Ready to start your own band? There are many musicians ready to pursue a musical career with you, but how do you choose the right musician? Different musicians bring different sounds to a band depending on their technical skills, innovations, and musical diversity. For example, Metallica wouldn't sound like they do without James Hetfield, or Dream Theater definitely wouldn't sound the same without the talents of Mike Portnoy.

Here are some tips on how to narrow down your list of potential gang members.

1. Determine your level of commitment. You want a musician who is at the same level of commitment as the rest of the band. Is the band a full-time thing or are you just playing occasionally to have fun on the weekends? Musicians with a high level of commitment are always good, but can be discouraged if the rest of the band is lazy and only wants to play in minimal times. Find out how often the band should get together to play, and then find musicians who can commit to that schedule.

2. Technical skills versus diversity. While technical skills are important, there must also be a good balance between music diversification. Anyone can pick up a guitar and shred like Yngwie Malmsteen with the right amount of practice picking the same notes over and over, but not everyone can play with the Jimmi Hendrix feel.

3. The right musician should enjoy playing the same musical style as the rest of the band members.

4. Compatibility with personality. Playing in a band is all about having fun and you should be able to get along with all of your band members off stage. Generally speaking, it could get along better with people in your age group, so it could be something to consider when choosing musicians.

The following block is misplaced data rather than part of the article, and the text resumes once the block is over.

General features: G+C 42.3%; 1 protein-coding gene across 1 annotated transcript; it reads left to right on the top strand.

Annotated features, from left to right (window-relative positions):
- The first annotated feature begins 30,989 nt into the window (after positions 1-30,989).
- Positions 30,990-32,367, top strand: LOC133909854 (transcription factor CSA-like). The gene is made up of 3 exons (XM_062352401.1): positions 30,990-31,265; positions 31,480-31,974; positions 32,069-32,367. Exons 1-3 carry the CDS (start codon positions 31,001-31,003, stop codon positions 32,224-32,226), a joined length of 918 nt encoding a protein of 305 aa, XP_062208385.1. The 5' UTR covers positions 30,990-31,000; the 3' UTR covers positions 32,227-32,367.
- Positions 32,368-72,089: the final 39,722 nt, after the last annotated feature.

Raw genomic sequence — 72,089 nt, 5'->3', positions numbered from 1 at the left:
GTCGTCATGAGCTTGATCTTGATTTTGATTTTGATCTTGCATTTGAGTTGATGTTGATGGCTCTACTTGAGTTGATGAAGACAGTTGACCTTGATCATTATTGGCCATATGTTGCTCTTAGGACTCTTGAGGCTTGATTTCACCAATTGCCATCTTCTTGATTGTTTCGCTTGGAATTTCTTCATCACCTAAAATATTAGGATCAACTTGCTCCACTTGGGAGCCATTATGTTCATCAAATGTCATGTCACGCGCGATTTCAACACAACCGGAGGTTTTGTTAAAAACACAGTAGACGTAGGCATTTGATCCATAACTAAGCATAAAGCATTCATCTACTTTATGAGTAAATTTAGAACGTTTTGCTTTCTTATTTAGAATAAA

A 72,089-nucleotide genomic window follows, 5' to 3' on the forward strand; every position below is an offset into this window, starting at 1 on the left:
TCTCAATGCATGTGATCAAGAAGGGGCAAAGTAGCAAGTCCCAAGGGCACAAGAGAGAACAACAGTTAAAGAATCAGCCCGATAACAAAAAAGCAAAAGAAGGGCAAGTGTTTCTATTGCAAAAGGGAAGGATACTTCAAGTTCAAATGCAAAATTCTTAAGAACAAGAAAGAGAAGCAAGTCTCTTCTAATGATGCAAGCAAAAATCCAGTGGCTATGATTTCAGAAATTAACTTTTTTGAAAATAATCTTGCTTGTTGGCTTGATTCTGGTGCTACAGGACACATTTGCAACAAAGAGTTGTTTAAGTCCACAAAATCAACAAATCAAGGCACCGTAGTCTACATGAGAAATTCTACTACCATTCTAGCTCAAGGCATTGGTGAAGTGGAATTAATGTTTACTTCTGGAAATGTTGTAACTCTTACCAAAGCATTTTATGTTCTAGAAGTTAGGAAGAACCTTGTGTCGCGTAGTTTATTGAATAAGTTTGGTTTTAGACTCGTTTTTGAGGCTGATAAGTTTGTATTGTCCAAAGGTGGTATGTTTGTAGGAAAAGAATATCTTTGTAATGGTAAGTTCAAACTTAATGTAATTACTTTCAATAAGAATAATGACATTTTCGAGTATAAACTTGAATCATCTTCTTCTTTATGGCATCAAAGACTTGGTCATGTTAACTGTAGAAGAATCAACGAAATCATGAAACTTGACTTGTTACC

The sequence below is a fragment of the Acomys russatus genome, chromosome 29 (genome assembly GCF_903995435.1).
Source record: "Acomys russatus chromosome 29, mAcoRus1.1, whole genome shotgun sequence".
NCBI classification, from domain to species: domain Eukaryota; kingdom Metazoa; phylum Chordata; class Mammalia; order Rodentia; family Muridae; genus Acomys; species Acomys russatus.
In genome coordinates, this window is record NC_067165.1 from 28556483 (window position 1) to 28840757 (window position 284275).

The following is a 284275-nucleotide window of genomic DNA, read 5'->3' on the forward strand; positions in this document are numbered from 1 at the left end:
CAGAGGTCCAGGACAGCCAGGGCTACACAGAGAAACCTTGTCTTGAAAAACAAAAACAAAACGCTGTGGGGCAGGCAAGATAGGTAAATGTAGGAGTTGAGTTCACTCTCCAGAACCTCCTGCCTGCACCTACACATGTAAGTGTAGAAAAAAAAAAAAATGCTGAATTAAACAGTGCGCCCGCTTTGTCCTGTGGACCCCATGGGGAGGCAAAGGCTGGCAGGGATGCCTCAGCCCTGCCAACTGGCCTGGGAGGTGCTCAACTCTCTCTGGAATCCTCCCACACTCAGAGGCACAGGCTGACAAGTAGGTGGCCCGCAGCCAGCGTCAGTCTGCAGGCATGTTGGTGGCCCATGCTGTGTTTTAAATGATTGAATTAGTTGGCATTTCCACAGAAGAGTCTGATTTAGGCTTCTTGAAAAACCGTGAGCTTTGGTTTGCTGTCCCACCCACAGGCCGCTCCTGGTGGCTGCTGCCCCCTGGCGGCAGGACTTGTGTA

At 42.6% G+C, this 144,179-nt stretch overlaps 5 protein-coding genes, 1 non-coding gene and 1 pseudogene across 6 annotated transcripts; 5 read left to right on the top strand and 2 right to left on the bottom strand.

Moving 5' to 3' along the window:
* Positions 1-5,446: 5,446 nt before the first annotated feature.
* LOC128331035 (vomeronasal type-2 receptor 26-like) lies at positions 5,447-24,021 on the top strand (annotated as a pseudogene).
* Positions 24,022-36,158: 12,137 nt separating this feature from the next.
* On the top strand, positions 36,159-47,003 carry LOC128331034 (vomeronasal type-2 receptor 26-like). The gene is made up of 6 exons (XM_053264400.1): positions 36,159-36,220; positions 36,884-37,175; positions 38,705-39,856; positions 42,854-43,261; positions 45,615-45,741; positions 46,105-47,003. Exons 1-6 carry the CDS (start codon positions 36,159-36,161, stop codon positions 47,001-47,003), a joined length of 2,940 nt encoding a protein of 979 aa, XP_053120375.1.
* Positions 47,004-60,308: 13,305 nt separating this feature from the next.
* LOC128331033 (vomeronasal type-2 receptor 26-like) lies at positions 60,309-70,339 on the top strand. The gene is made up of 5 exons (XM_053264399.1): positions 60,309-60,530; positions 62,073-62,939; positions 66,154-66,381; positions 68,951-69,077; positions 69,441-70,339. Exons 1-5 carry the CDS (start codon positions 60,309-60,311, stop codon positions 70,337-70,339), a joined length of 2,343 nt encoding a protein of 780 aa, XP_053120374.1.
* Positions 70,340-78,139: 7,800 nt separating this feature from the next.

5. Open-minded to other musical genres. While this may not apply to all bands, it might be good to consider if your band ever decides to change its musical direction.

6. Band playing experience. In general, the more experience the band has, the better. There is a difference between self-taught musicians who practice at home alone and musicians who learn through others by playing in bands. Musicians inexperienced in the band may have trouble following songs, as they are used to playing at home to record CDs. Also, if your band ever plans to play live, inexperienced musicians may have a load on stage.

7. enthusiasm. Does the musician take the band seriously enough to prioritize it? Does the musician contribute to the band musically? They are enthusiastic if they bring lots of ideas to the songs and also take something else to practice at home. If the musician is always late for practice, does not contribute, and only plays what they are told to play, then he is probably not very committed to the band.

Author's Bio: 

Band playing experience. In general, the more experience the band has, the better.